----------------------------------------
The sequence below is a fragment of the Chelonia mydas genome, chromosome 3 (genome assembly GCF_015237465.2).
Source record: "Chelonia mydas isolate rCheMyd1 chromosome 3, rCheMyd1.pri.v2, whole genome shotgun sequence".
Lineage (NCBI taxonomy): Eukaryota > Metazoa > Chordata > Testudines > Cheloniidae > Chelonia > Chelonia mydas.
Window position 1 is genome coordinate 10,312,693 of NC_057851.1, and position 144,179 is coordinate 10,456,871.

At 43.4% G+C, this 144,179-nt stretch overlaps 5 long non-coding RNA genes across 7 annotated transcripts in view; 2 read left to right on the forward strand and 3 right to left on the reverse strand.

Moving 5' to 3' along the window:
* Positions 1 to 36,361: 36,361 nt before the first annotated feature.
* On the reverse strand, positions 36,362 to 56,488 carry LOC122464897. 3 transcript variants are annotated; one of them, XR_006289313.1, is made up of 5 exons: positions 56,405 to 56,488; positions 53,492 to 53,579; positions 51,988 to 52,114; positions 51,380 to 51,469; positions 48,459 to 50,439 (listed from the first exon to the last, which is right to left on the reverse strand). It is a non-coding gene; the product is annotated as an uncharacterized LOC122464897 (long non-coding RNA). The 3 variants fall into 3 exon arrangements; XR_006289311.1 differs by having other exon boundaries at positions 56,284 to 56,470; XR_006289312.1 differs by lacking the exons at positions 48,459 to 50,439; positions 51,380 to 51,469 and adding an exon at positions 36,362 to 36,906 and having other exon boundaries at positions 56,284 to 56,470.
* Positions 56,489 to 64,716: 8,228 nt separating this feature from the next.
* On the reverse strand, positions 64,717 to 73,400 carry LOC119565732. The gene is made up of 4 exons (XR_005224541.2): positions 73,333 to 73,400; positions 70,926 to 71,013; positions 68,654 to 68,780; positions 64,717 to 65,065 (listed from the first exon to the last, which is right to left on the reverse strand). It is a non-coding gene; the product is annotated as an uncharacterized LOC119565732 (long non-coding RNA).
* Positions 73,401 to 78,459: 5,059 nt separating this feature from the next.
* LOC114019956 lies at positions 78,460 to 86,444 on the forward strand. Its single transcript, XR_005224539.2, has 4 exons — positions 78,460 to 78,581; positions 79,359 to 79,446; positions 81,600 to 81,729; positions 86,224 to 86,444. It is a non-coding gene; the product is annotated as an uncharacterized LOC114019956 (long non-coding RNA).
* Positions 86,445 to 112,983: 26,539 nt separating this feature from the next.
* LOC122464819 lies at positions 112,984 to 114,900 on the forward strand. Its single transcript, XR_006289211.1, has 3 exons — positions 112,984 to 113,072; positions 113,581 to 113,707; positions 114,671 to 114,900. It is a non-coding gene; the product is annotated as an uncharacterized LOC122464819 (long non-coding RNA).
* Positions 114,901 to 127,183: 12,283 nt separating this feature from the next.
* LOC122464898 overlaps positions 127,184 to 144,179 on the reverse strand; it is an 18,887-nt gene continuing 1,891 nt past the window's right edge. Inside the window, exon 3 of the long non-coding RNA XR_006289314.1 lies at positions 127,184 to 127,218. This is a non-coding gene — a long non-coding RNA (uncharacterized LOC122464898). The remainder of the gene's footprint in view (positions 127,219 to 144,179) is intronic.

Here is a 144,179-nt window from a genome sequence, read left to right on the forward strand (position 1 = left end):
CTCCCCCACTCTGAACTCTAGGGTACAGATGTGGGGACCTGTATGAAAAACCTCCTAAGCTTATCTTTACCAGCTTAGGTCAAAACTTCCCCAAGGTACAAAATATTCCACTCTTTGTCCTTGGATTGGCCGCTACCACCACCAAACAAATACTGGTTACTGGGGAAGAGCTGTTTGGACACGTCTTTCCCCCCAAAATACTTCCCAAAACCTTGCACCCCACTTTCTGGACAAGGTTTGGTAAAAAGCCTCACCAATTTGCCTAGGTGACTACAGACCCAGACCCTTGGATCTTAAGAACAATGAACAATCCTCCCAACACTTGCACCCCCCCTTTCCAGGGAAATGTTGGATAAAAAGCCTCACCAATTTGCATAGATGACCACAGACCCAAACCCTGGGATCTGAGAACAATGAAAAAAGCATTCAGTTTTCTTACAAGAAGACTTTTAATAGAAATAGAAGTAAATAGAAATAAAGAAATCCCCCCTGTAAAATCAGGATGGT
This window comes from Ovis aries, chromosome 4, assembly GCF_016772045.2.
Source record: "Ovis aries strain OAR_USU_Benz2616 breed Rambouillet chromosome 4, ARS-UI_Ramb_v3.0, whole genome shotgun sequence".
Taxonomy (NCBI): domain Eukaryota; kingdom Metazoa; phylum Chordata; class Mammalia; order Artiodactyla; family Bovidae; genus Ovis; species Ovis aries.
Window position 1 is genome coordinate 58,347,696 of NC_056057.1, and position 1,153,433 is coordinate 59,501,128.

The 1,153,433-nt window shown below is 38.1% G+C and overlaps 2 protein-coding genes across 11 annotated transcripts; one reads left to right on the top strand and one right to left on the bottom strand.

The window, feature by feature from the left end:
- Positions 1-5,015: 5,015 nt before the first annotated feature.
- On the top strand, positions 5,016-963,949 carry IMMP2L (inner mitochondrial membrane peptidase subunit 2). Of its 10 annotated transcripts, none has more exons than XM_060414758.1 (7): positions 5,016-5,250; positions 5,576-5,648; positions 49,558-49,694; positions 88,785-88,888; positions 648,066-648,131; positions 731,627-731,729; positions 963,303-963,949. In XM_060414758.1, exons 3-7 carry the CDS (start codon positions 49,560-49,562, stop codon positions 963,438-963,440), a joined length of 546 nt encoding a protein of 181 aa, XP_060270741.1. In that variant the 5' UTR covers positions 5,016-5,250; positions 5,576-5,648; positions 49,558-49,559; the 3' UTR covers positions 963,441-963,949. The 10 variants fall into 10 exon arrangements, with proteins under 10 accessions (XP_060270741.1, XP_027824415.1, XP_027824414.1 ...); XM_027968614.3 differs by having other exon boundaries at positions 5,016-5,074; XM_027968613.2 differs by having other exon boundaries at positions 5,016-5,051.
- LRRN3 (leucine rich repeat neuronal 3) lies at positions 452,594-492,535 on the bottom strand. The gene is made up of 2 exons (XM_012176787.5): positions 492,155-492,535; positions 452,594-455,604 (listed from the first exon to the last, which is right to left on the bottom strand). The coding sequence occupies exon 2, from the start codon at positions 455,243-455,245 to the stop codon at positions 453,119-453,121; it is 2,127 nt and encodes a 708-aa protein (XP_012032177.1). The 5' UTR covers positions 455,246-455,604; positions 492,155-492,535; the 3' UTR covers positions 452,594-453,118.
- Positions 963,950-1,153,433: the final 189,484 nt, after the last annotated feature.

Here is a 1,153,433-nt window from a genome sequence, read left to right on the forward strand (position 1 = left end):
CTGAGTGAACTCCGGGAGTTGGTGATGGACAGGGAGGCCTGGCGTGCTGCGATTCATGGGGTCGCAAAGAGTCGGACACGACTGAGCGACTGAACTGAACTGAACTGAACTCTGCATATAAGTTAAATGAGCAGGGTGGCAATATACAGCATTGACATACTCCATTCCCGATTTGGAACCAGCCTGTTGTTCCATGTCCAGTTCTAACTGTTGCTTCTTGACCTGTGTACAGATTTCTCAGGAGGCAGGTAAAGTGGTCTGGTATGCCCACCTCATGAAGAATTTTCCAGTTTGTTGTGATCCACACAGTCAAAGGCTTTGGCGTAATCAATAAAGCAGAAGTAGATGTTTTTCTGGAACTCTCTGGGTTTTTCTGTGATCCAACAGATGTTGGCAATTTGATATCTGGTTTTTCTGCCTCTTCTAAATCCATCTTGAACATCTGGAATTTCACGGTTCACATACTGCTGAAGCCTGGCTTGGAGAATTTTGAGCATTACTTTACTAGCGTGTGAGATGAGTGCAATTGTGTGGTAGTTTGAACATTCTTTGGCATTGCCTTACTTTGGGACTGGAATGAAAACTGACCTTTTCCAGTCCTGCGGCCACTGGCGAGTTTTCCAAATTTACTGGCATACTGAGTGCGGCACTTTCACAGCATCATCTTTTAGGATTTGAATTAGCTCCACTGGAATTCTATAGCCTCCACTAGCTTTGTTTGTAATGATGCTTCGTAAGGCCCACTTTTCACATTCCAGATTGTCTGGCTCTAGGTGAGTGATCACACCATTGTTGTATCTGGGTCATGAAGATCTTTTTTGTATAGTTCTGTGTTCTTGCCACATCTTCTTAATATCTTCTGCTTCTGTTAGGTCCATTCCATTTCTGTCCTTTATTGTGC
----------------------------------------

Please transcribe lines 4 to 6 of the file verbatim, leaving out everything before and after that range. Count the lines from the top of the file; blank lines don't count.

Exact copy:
Window position 1 is genome coordinate 10,312,693 of NC_057851.1, and position 144,179 is coordinate 10,456,871.

At 43.4% G+C, this 144,179-nt stretch overlaps 5 long non-coding RNA genes across 7 annotated transcripts in view; 2 read left to right on the forward strand and 3 right to left on the reverse strand.

Moving 5' to 3' along the window: